Villafuertes square off at Senate CamSur hearing
MANILA, Philippines—Camarines Sur Gov. Luis Raymund “LRay” Villafuerte Jr. openly tangled with his father, Camarines Sur Rep. Luis Villafuerte Sr., at a Senate hearing on Thursday on the proposed breakup of the province to create a new one, Nueva Camarines.
But the Commission on Elections (Comelec) virtually doused cold water on the wrangling of the Villafuertes when it declared that it had no funds for the conduct of any plebiscite this year, and was prioritizing the automation of the 2013 elections.
Proponents and oppositors of House Bill No. 4820 seeking the creation of the province of Nueva Camarines presented their positions at the hearing by the committees on local government, constitutional amendments and electoral reforms.
Learned from father
The exchanges between the governor, who is fiercely opposing the breakup, and his father, who along with Camarines Sur Rep. Arnulfo Fuentebella is pushing for it, became the highlight of the hearing, and at some point reached fever-pitch.
Both claimed their own respective supporters.
“Everything I learned I learned from my father. This is a contentious issue,” the governor said, his voice rising. “We are last-termers here. Let’s just fight it out in the election.”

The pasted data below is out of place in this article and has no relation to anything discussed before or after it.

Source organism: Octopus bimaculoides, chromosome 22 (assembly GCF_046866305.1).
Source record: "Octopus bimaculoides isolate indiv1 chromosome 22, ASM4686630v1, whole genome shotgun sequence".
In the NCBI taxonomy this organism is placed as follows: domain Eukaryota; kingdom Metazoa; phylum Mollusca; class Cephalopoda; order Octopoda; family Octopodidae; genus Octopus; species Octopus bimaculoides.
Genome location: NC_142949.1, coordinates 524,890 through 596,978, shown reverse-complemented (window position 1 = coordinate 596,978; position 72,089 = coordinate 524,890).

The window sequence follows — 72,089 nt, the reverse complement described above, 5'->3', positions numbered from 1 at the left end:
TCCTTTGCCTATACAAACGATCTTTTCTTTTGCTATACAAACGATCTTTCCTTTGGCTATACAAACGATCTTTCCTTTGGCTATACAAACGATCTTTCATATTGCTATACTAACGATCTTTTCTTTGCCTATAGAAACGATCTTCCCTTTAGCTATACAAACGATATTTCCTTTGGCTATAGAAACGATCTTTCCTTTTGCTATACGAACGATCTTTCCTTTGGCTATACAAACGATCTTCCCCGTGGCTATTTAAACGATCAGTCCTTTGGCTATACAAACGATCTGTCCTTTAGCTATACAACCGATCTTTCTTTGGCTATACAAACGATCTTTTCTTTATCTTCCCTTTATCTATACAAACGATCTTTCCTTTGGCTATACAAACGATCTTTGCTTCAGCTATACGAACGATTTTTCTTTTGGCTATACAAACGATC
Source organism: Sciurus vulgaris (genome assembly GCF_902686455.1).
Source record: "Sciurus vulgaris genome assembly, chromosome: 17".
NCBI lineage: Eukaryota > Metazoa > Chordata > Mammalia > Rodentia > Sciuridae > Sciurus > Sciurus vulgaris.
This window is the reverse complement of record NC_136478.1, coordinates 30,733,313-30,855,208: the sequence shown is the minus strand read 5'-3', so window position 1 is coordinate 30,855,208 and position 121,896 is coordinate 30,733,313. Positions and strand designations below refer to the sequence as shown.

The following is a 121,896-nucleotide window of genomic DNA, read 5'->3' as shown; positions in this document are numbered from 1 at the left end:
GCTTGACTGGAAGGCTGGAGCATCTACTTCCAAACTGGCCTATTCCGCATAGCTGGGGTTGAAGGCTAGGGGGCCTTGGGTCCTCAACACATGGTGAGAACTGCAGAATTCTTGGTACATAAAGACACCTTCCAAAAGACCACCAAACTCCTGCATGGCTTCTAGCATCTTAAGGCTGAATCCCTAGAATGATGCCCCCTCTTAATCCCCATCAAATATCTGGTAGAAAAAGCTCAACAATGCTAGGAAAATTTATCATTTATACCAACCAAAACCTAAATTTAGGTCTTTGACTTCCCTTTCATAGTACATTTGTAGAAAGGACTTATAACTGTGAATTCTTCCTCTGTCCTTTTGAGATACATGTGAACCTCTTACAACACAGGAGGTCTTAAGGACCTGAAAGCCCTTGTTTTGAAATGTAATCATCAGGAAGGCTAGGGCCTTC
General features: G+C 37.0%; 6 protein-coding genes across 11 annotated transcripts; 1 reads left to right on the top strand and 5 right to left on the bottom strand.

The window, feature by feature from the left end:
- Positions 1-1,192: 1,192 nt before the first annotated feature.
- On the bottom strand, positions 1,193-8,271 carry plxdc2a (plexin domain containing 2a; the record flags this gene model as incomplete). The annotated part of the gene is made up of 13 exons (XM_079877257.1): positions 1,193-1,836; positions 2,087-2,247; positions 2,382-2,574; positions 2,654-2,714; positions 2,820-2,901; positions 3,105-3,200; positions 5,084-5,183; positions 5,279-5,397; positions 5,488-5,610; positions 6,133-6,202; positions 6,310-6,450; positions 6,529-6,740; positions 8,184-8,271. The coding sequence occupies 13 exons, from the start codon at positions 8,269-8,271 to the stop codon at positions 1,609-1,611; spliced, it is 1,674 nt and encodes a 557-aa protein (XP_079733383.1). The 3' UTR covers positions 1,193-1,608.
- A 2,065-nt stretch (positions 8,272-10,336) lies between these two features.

His father shot back: “The trouble is, he doesn’t fight me. He’s a lame duck.” The exchange drew chuckles from the senators.
The House of Representatives has passed the bill with a vote of 299 against one. The proposed new province will combine the fourth district with 10 towns and the fifth district with six towns and one city from the 35-town and two-city Camarines Sur province.
The new province will include the towns of Caramoan, Garchitorena, Lagonoy, Presentacion, San Jose, Siruma, Tinambac, Goa, Tigaon and Sangay of the fourth district and the towns of Baao, Balatan, Bato, Bula, Buhi, Nabua and Iriga City of the fifth district.
If approved by Congress and signed into law by President Aquino, a plebiscite will be called for residents of Camarines Sur to vote on the new province.
Lawyer Genevieve Velicaria-Guevarra of the Comelec, however, said the body had no budget for a recall election or plebiscite this year.
She said the poll body’s priority was the automation of next year’s elections.
“As of the current budget, we don’t have the money for the conduct of elections, including plebiscite,” she said in reply to a question by Sen. Joker Arroyo.
Hearing this, Sen. Ferdinand Marcos Jr., chair of the local government committee, remarked: “This issue is not going to be decided here. If it has been mentioned that the Comelec doesn’t have funds, I don’t know how to continue the process.”
Oppositors claimed that the breakup would make the province poor. But the main proponents, including the elder Villafuerte, said this would actually facilitate the delivery of services, and make the provincial government more responsive to the needs of the people, among others.
“The argument of the oppositors that it will make the province poor is a misleading generalization that denigrates the intelligence of the people of Camarines who will evaluate the merits or demerits of the division of the province,” the elder Villafuerte said.
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